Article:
The Origin of Surrealism


Back in time, there were things that came around and changed people’s perspectives. Surrealism is one such thing, which was nothing but an art movement that emerged from the fall of Dadaism. Just about the same period when artists started to move out to other factions of Dadaism, at the start of 1924, Surrealism was started by Andre Breton.

Surrealism was actually made up of combined elements from its predecessor and cubism. This movement first met rejections but its unique techniques and eccentric ideas are actually what paved way for a different type of art.

Growth of Surrealism

The advent of surrealism is attributed to the fall of Dadaism. The latter was a movement where artists expressed their disgust with traditional approaches of art and life as a whole. Art from Dadaism often had a sense of violence and attitude of protest.

Surrealism mainly started in Europe mainly in Paris. Although it traces its roots from Dadaism, it was actually based on art more than violence. Andre Breton, the French poet is prominently known as “Pope of Surrealism.”  The movement rose to become internationally known and included the British Surrealism started in 1936.

It was influenced strongly by the pioneer of psychoanalysis, Sigmund Freud together with his theories on unconsciousness. Surrealism was mainly aimed at revealing the unconscious then perform reconciliation with the rational life.

Major Contributors in Surrealism

Surrealism had several key contributors who contributed to its growth. Some of these names included Salvador Dali, Rene Magritte, Joan Miro and Max Ernst.

This movement has two major categories; automatism (a process of creating art to unleash the unconscious without involving the conscious thought) and oneiric (an imagery that is dreamlike).  There are other artists who used newer techniques like collage and frottage to come up with bizarre imagery.

Salvador Dali was a surrealist of Spanish origin who created imagery that were dream like in a more realistic style. Dali often repeated some of the symbols used in his art work, some of which included melting clocks, ants and eggs. Dali also had works in sculpture, film and photography.

Joan Miro was also a Spanish surrealist, who created his imagery through automatic techniques. He used a rather childish style that simplified familiar things like stars, animals, body parts, etc into various geometric shapes. Miro used a restricted color palette that mainly consisted of primary colors.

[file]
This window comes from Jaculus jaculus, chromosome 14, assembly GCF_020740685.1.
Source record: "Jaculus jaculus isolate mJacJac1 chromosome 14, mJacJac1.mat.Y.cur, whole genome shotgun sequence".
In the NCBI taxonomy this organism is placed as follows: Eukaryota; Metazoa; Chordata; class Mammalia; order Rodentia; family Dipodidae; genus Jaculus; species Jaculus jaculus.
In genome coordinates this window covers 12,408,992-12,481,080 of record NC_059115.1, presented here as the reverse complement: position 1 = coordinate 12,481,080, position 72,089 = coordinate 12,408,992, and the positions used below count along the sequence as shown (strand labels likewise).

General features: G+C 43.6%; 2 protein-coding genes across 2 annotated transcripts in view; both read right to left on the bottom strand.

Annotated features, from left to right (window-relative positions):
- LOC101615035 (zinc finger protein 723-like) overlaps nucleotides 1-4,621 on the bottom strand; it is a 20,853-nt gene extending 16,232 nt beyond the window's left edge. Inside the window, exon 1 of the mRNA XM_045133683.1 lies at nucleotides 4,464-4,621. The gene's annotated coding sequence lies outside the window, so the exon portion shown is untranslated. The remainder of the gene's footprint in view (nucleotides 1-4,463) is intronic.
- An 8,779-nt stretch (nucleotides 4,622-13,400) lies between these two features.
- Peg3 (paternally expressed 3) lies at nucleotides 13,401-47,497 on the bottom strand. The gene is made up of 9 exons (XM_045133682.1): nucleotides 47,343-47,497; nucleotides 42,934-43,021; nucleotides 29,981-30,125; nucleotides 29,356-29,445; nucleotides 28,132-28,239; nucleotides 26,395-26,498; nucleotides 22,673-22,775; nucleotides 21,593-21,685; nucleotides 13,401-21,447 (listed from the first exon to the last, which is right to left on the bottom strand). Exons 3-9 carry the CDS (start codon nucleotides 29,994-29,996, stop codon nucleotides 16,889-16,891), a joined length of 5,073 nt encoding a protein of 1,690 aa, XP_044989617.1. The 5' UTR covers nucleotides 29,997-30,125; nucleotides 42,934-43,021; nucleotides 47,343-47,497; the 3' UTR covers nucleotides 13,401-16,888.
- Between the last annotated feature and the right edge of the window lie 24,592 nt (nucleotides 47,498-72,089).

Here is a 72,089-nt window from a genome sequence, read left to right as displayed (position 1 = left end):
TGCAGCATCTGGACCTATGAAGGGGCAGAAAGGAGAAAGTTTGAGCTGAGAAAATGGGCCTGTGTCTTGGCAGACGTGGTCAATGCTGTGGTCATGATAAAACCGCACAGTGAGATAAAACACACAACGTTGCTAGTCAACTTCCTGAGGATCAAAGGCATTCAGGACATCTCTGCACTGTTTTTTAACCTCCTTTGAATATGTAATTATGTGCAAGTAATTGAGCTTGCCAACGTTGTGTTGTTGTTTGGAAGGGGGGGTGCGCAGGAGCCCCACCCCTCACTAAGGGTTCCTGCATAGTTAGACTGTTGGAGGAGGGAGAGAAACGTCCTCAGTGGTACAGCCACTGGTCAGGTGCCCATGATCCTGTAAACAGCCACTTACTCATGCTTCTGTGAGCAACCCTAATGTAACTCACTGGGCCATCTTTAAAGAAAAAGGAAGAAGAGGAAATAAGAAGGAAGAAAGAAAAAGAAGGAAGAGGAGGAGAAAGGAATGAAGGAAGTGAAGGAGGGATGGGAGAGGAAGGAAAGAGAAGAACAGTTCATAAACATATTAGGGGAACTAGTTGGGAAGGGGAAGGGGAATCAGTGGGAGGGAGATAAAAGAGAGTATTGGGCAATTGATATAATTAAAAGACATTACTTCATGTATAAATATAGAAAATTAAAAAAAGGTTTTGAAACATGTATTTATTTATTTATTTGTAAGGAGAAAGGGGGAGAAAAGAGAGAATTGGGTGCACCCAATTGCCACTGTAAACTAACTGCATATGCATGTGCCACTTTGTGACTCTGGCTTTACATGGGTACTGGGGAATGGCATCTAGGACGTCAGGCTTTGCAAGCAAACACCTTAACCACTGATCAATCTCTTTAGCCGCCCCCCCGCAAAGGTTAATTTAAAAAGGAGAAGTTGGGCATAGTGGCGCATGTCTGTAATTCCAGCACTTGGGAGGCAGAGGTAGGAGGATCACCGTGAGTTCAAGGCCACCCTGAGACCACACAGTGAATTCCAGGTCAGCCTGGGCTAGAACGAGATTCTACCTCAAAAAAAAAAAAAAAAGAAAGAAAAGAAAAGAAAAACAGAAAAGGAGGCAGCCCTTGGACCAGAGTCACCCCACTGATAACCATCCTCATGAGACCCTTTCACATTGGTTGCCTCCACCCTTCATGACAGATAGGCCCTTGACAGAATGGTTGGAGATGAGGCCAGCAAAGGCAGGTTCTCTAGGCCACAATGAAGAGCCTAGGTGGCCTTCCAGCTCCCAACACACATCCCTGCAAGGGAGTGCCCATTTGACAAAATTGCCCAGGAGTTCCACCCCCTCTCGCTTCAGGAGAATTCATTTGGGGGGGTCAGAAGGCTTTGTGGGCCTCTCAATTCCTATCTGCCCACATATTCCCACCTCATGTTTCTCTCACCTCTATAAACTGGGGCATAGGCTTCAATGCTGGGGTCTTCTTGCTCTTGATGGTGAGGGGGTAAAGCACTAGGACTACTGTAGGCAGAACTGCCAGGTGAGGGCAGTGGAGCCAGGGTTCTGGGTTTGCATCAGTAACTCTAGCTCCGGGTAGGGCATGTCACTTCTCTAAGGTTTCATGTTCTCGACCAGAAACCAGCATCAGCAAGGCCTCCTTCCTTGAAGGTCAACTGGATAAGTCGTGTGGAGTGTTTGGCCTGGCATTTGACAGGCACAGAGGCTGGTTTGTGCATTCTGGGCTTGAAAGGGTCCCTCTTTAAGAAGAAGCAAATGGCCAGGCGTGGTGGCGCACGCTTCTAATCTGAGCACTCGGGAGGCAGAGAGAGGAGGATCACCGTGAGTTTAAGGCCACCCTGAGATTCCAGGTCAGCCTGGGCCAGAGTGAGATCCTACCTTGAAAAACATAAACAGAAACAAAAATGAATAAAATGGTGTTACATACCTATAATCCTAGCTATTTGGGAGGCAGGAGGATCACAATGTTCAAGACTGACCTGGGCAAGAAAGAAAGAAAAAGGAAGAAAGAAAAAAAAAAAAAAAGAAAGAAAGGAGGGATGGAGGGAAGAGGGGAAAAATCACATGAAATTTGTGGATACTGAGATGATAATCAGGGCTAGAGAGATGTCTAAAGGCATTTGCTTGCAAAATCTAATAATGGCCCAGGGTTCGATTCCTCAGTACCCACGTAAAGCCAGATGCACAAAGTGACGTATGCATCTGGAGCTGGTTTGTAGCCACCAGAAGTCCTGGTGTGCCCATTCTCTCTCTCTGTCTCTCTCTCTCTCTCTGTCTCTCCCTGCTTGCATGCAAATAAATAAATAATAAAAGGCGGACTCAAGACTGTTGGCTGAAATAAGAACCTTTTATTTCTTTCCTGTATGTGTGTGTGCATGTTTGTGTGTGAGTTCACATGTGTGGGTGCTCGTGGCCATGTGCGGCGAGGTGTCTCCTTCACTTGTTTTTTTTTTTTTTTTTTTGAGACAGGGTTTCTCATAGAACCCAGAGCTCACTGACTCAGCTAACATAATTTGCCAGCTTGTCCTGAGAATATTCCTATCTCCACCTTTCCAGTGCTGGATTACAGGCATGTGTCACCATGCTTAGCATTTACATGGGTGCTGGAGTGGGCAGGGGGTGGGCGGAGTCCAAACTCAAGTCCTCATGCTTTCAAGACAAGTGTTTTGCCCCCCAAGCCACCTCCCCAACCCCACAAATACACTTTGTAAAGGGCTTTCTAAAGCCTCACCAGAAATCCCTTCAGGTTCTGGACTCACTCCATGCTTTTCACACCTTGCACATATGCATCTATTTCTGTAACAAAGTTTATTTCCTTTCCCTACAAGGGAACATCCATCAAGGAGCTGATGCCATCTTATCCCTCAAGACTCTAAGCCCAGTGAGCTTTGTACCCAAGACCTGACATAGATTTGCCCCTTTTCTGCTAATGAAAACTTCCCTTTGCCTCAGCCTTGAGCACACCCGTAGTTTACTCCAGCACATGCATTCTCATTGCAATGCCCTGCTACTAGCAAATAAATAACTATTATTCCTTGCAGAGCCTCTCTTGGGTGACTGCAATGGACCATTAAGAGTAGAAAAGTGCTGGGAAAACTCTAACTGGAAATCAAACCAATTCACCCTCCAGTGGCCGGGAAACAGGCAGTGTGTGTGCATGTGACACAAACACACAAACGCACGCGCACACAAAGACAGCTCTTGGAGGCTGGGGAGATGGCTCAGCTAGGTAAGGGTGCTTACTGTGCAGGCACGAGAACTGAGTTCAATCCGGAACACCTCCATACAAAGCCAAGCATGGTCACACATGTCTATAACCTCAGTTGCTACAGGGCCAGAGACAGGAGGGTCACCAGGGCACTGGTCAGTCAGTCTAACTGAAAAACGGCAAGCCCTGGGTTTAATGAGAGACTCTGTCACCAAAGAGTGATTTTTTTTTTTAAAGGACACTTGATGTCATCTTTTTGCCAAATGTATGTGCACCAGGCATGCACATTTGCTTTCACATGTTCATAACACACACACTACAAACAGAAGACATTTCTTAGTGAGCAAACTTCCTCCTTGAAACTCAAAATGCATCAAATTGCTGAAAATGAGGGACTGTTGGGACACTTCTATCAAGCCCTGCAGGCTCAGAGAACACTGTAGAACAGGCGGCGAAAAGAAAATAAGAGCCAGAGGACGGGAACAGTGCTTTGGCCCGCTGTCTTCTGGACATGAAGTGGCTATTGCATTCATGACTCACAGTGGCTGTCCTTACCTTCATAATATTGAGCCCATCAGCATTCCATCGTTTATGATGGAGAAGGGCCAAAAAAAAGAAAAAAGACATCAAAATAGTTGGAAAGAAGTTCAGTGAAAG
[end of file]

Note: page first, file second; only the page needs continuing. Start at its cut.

Paul Nash is yet another contributor of surrealism. He was a British artist popularly known for landscape paintings. Nash was mainly influenced by art works from Giorgio de Chirico due to the use of mysterious objects and landscapes.

Progress of Surrealism

Even though Surrealism’s advent is mainly attributed to Paris, other strains of this movement can be found via art in many other places around the globe. The political upheavals of World War II resulted to the spread of the surrealists all over the globe. Some of these artists migrated into America during the War. These surrealists mainly influenced art, cinema, literature, behaviors and social attitudes.

By the end of 1940s ideas of the surrealist movement to reveal the unconscious had greatly influenced new movements including abstract expressionists. The Surrealism movement paved way to new forms of art that had never been seen before. It gave rise to the use of odd techniques in painting and interpreting images of dream and subconscious world.

The surrealist art was open to different interpretations. This form of art faced a lot of opposition in the world of art, but eventually came to be accepted and opened paths for other forms of art.

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